Why STAAR Testing Will Make You Question Your Parenting Skills

Hannah failed her 5th gr. STAAR reading test by TWO QUESTIONS related to inferencing / abstract thinking. Hannah has a diagnosed learning disability (?) that centers around … you guessed it… abstract language concepts. The fact that she ALMOST passed taking the STAAR test without modifications was good enough for me!!

However, because the school has help her knock the re-test out of the water, they‘ve isolated her in a small reading group almost all day long for every day for the next 2 weeks. EVERY subject she is studying has now been reduced to reading passages with comprehension questions. Because 2 weeks of this will definitely make up for her diagnosed language / learning challenge.HAHAHAHAH OK WHATEVER!!

Naturally, at first, I felt this was seriously unfair to her. She worked hard and really – how can she master something like this when she has a known issue?  So yes, I wanted to throw a bit of a fit about this, but you know what?!  My kid is LOVING IT!!!  Seriously!!  So the intervention group is her, 7 other students and ONE teacher. They are immersed in reading/comprehension practice ALL DAY LONG and she‘s LOVING it. The one-on-one attention, the reduced behaviour issues b/c of the small student-teacher ratio, the quiet, focused workflow, the structured learning…plus it’s reading which she loves…she’s having a GREAT time!

Sure wish I could replicate that kind of classroom for her all the time. She’d absolutely thrive – I bet she would advance by leaps and bounds.

But yes, my initial reaction was to push back and say, “No – she‘s not going to be punished b/c of 2 questions…” But I thought, “Wait…she has to learn to slow down and triple check her answers on tests. This is GREAT preparation for tests that really DO matter like SATs.” (Honestly: I think STAAR tests are a waste of time.) So, I chose the non-neurotic path of helping her push forward instead of refusing to comply which would make her more nervous.

And you know what – she’s totally rocking it.

I don’t know about everyone else, but it’s been my experience for the past 17 years that I have a 
GREAT no…powerful….ability to lead my kids through situations and help them overcome adversity and obstacles, with an optimistic outlook on things – and an expectation towards success.  I can also just as easily disable them with my own need to be a controlling, somewhat over-protective, immediately reactive, hovering parent by “standing up” for my kids (which actually just looks like a bratty adult throwing a huge hissy fit over the most ridiculous issues like… standardized testing.)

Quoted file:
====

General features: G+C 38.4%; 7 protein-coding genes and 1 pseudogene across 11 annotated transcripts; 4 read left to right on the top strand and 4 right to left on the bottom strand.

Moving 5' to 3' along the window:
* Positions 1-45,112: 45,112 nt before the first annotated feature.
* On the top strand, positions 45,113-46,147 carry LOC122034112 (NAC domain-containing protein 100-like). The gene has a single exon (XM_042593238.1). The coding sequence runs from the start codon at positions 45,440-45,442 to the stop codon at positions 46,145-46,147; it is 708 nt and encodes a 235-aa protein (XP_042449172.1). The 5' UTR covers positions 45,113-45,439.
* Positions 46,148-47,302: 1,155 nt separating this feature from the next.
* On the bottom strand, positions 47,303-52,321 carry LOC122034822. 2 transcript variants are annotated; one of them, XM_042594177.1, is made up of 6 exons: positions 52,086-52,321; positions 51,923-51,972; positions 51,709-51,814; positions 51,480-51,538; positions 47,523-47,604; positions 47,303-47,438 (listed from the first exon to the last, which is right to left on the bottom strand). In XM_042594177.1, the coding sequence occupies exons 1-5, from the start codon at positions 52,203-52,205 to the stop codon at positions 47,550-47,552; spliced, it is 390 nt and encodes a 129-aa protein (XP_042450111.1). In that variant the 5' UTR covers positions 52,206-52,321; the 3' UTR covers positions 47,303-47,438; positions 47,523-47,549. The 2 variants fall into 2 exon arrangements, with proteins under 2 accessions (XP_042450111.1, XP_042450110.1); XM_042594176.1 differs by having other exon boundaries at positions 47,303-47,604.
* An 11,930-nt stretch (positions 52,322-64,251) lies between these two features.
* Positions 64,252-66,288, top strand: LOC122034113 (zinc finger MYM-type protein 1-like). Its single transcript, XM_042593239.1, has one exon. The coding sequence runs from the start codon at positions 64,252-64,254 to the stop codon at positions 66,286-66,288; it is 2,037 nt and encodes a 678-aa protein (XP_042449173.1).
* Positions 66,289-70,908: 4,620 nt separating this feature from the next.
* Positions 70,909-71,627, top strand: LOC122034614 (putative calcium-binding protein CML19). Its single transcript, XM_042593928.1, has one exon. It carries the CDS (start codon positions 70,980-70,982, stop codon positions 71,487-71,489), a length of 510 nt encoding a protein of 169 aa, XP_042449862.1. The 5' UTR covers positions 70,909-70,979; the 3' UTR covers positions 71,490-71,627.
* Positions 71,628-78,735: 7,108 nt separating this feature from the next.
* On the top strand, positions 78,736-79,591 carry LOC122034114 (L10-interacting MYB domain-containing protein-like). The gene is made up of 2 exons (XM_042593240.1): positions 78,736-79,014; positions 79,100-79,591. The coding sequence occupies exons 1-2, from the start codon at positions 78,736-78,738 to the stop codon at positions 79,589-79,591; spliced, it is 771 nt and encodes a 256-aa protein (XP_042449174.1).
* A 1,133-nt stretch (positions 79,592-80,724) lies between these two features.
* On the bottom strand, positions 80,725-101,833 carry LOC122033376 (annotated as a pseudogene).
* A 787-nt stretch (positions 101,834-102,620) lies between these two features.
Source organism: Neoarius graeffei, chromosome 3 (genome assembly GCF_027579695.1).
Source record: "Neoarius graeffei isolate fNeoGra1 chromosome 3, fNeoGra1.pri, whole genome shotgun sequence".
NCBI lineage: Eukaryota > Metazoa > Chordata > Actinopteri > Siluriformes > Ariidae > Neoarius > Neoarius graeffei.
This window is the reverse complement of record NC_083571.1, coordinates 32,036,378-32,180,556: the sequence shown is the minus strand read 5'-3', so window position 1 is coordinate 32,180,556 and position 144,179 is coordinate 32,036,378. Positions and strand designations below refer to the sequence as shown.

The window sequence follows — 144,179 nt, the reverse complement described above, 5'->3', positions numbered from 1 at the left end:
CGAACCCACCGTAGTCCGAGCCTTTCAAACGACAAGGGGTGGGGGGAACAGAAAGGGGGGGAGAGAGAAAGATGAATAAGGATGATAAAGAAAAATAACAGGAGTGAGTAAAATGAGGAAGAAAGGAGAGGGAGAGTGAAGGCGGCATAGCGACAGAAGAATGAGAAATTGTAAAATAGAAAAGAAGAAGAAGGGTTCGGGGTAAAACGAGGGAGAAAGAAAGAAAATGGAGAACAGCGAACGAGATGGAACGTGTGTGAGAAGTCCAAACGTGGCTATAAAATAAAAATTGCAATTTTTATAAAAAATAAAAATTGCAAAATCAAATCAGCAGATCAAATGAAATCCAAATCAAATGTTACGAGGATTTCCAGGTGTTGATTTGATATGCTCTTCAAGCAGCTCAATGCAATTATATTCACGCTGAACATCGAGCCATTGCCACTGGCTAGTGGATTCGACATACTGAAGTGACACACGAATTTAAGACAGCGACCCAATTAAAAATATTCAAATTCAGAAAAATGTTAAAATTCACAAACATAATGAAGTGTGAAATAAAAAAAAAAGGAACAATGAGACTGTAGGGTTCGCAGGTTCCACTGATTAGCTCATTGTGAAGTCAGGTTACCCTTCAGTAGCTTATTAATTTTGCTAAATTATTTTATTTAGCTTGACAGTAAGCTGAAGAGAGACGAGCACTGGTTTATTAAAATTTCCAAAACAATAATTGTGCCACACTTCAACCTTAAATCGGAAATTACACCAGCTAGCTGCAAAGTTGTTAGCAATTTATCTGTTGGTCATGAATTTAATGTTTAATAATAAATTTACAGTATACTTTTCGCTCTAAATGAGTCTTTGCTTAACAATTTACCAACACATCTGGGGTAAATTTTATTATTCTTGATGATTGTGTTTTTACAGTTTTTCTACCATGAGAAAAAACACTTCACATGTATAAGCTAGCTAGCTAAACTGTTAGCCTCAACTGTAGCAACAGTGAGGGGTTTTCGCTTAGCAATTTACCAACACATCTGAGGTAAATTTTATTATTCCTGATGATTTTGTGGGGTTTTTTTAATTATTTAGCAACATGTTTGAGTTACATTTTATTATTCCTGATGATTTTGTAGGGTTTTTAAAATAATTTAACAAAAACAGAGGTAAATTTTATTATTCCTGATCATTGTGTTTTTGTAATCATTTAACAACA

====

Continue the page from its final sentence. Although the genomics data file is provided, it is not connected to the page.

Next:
STAAR testing will NOT change how you parent your children. But YOU can change your parenting when you stop and take a step back from the hype of the anti-STAAR activists, the conflated ‘injustices’ of public school administration, and the offensive money trail that IS in fact all that standardized testing – and focus on what you can do today, to help your children succeed in spite of the unfairness of their little lives. The goal for me is to help them OVER their hurdles instead of making excuses for them to avoid hardships. At least for the last 3 years anyway. (I was once that obnoxious parent noted above.)

In shifting how I approach parenting issues, I have find myself to be a better parent, I have watched my children overcome some difficult situations, and in the end – overall – everyone’s stress levels have been greatly diminished. Everyone is much happier within this more balanced and real-life approach to parenting/family living.If you feel strongly that STAAR is a horrible experience for your children and you want to change the system – then work to change the system.

In the meantime, you can actually help your children to succeed IN SPITE OF your own strongholds against rigorous testing schedules and without making a public spectacle of yourself.

~~stepping off soap box~~

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2 thoughts on “Why STAAR Testing Will Make You Question Your Parenting Skills


    That’s what I’m talking about! That’s how to be a good parent. When we don’t freak out over stuff, they won’t either. When we make the best of things, we teach them to do the same. If we all we do is whine about the injustices of life, they will go around making excuses too. Buck up people! Have a happy life! You can do it!


    OK. I’m psyched now, hahahahaha!

    • Buck up is right!!!!

      It’s hard to let our kids go through tough stuff – but it’s better to help them overcome and achieve vs. become a bunch of entitled 20-somethings with no concept of reality! I have to do a bunch of stuff every day that’s not fair and I don’t like. No one’s fighting for me… oh wait… that’s because I’m a sovereign human being and I’m proud of that! LOL I want my kids to have the same solid foundation when they’re on their own as adults. Otherwise, I’ve failed in my parenting.


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